Happy Mother’s Day, Mama

At 5:45 this morning, my six-year-old, Jed, climbed into my bed, snaking his way in-between his daddy and me. He’s usually my child who will sleep in a bit. “You teenager, you,” we joke when he rolls out of bed at 8am on the weekend. He smiles, looking pleased with himself. But he’s also notorious for getting up early on special days.

Placing a small-but-growing hand on my head, Jed stroked my hair.

“Happy Mother’s Day, mama,” he whispered.

I kissed his forehead and took in a deep inhale of the crown of his head, which still smelled like sunscreen from yesterday’s beach excursion.

“You’re the one who made me a mama,” I said, pulling him closer.

“Well, I didn’t really…” he offered, looking up to face me.

“You’re right, buddy,” I nodded. “But you were the first one I got to hold in my arms.”

I began my journey to motherhood just shy of ten years ago. It was a jolting start—the joys of finding out I was pregnant, a few weeks of mounting excitement and buying clothes fit for a doll, and then the horrible lows of midnight cramping and bleeding that refused to be tamed by desperate laments and Heavenward pleas.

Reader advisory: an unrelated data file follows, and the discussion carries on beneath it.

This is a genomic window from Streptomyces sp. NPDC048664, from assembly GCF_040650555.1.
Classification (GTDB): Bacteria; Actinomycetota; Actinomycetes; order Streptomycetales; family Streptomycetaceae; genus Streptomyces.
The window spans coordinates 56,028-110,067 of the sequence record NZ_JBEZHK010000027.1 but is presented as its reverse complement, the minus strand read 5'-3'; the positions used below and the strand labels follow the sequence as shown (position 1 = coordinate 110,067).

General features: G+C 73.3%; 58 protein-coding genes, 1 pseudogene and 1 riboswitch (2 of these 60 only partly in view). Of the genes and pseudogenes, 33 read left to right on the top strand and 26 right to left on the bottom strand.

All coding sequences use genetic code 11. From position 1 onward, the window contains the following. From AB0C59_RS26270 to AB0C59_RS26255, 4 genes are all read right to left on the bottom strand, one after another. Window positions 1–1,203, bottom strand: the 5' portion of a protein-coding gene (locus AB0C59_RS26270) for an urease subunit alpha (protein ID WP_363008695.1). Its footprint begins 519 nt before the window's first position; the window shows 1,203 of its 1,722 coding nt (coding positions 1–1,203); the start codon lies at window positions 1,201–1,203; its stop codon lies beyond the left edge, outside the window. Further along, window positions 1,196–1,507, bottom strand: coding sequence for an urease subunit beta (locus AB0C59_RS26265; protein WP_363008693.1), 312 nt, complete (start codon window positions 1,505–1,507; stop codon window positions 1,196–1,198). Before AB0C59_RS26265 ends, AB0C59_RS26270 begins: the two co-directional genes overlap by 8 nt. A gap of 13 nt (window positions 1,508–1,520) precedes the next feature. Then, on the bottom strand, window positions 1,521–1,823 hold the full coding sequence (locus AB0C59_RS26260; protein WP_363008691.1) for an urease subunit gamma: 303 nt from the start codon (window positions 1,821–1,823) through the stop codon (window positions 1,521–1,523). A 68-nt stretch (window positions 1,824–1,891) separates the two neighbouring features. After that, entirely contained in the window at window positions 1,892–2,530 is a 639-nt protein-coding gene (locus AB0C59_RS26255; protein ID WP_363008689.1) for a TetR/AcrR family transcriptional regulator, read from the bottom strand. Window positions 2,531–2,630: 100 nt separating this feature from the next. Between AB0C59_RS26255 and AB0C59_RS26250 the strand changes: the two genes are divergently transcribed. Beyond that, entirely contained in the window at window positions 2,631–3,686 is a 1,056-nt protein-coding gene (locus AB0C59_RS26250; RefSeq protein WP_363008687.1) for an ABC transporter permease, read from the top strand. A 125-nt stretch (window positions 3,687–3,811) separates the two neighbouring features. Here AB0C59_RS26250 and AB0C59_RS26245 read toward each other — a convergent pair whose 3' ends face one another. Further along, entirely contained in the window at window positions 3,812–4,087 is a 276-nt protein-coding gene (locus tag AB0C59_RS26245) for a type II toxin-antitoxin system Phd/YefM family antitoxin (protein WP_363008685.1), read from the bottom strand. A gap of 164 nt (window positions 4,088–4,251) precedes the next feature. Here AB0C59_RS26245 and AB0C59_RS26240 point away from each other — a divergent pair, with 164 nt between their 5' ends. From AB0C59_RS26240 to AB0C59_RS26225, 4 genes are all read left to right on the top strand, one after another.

I haven’t described the details of miscarriage to my kids. Some of it would be too disturbing and isn’t necessary at their small ages. But I have shared parts of the stories of those who came and went before them. Partly, I want them to know that pain and loss are very real components of life, even in a family that loves big and prays hard. And partly, I want to honor the memory of the little ones I so desperately wanted to know and hold, but never had the chance to.

It’s ironic that Jed brought this up today. I’ve been thinking about my first pregnancy a lot the past several weeks, too. But less because of the loss, and more because of my own mom. As I’ve Googled “gifts for her” in search of Mother’s Day presents for some of the important mamas in my life, I’ve reflected on moments, lessons, and memoires that have impacted me. The one I keep coming back to is the night I miscarried my first baby.